Ballet dancer Maria Tallchief spoke her mind at times. During a rehearsal, choreographer George Balanchine was changing steps, as he was wont to do. Of course, this can make knowing what to do next very confusing. André Eglevsky turned, which was the old step, instead of lifting, which was the new step — and Ms. Tallchief fell on her face. As Mr. Eglevsky put it later, “She got up and looked back at me and was blunt.”
Anyone who dances the roles of Odette/Odile in Swan Lake must be an expert ballerina. In Act 3, the ballerina playing Odile does 32 fouettés — for one fouetté, she makes a complete rotation on her left toe while her right leg kicks in and out at waist height. Cynthia Gregory danced Odette/Odile for 20 years and never missed one of the the 32 fouettés she had to dance each time.
Antoinette Sibley and Anthony Dowell were ballet partners who thought alike. Shortly after their book, Sibley and Dowell, was published, they met in a restaurant. Both were carrying white bags, both were carrying copies of their book, both had thought about not bringing copies of their book, and both made the same apology for bringing copies of their book.
Fred Astaire was once staying at the home of Jock Whitney, and he asked Mr. Whitney to teach him a new dance called the Sluefoot. Big mistake. Mr. Whitney wasn’t able to get any sleep that night. Mr. Astaire stayed up all night practicing the Sluefoot, and his bedroom was located directly above Mr. Whitney’s.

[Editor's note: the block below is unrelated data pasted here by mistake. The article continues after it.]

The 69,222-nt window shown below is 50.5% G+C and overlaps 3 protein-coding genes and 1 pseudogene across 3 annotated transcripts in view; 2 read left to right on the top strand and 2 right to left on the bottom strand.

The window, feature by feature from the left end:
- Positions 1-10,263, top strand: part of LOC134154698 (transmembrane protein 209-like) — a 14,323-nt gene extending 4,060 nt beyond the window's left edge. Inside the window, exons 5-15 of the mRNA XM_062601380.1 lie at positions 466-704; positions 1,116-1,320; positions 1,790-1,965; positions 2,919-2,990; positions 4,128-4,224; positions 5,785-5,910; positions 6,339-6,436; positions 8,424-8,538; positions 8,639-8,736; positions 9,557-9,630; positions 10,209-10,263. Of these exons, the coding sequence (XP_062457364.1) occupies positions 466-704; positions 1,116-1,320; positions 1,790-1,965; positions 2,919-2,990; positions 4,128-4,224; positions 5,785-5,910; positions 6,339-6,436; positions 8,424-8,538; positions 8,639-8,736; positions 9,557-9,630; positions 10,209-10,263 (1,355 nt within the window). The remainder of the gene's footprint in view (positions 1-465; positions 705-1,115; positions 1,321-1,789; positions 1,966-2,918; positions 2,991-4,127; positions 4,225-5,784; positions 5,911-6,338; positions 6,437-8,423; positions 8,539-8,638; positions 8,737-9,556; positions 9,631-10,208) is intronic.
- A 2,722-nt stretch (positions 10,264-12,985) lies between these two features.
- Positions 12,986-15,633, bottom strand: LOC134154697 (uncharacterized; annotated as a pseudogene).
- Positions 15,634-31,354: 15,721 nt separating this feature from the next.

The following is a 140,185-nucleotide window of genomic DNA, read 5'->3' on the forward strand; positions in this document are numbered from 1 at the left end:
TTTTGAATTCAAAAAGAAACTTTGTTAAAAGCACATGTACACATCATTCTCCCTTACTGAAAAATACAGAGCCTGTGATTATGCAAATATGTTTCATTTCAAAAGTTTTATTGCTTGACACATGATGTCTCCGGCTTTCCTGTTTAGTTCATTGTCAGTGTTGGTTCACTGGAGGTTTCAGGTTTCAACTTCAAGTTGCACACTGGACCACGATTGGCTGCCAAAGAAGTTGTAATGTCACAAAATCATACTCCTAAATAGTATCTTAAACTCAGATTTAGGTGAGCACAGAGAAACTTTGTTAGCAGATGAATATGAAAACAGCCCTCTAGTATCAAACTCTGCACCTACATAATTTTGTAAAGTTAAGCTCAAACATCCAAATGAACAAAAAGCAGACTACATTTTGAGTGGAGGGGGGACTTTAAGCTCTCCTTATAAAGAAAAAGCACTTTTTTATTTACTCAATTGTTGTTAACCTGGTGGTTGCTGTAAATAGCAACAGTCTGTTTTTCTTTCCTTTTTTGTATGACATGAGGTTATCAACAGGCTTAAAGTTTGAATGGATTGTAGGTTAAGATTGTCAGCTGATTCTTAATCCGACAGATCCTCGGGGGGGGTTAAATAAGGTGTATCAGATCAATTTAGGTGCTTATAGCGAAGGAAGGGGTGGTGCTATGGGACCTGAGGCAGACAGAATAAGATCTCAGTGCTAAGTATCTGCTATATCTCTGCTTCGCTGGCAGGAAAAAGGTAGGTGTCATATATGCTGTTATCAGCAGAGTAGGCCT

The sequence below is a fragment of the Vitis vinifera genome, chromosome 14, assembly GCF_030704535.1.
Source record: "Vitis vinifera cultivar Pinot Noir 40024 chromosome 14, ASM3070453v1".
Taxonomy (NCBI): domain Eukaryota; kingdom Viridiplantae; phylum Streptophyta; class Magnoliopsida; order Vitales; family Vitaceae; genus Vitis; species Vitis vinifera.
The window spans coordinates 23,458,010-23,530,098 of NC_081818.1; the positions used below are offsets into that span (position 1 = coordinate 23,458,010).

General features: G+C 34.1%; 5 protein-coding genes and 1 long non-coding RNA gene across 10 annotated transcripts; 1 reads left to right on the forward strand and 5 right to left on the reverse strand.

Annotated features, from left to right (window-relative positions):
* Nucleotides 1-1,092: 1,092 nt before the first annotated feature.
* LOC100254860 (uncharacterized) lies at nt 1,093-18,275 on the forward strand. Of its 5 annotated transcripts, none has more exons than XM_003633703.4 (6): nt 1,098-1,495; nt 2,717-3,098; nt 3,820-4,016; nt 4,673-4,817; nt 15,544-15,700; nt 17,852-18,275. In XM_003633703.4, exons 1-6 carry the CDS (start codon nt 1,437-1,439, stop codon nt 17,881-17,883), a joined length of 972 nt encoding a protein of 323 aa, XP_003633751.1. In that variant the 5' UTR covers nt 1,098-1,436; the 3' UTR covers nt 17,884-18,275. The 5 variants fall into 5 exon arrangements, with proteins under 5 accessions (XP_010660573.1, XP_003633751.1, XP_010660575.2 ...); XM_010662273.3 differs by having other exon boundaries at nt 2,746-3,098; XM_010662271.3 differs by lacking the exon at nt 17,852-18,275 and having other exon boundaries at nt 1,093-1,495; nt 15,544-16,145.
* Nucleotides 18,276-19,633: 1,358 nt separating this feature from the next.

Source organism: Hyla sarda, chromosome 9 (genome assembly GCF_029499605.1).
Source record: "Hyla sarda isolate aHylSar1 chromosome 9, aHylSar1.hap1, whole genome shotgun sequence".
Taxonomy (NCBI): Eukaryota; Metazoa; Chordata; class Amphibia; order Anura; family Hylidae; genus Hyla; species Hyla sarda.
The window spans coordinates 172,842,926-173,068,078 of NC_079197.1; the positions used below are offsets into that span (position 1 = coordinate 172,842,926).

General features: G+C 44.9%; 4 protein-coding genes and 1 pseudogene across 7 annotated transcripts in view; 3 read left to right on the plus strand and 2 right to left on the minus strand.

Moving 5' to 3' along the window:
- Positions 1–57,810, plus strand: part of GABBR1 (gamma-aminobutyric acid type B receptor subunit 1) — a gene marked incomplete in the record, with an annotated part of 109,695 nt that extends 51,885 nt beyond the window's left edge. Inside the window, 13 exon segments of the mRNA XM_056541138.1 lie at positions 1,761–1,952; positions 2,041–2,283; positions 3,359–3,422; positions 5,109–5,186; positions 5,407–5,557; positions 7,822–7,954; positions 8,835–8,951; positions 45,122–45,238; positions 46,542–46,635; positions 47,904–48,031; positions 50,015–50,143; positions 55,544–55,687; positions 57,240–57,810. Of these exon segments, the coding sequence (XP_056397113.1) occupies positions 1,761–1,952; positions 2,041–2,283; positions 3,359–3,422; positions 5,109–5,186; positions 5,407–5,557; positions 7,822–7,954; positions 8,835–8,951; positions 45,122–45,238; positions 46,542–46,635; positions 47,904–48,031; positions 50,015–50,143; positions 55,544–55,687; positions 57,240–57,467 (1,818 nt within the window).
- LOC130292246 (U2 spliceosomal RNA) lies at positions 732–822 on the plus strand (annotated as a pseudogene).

Fires have cut down careers in show business. Emma Livry was rehearsing Le Papillon, choreographed by her mentor Marie Taglioni (1804-1884), when she was killed after her costume caught on fire. Fanny Cerito (1821-1899?) quit dancing after a burning piece of scenery fell on her during rehearsal.
Ballerina Alicia Markova became a celebrity when she danced Giselle in New York. During the performance, her foot was broken, but she continued dancing. Ms. Markova once told Agnes de Mille, “I continued the whole solo variation, little hops on pointe and all. Think of it: right across the stage on one toe on a fractured foot.”
Marie Camargo (1710-1770) knew how to seize opportunity. A mere member of a dance ensemble, she wished to be a star. At a concert, a male dancer named Dumoulin failed to respond to his cue, so Ms. Camargo left the ensemble, went to the front of the stage, and improvised a solo which was enthusiastically applauded.
As a very young dance pupil — 14 years old — Margot Fonteyn (then known as Margaret Hookham) showed much ambition. When she was told that Ms. Pavlova was the “greatest dancer in the world,” she replied, “Then I will be the second greatest.”
According to professional dancers, they always suffer from aches and pains as a result of their profession. Rudolph Nureyev once told Peter Martins, “If I don’t ache and pain, I don’t know I’m alive.”
© 2016, David Bruce, All Rights Reserved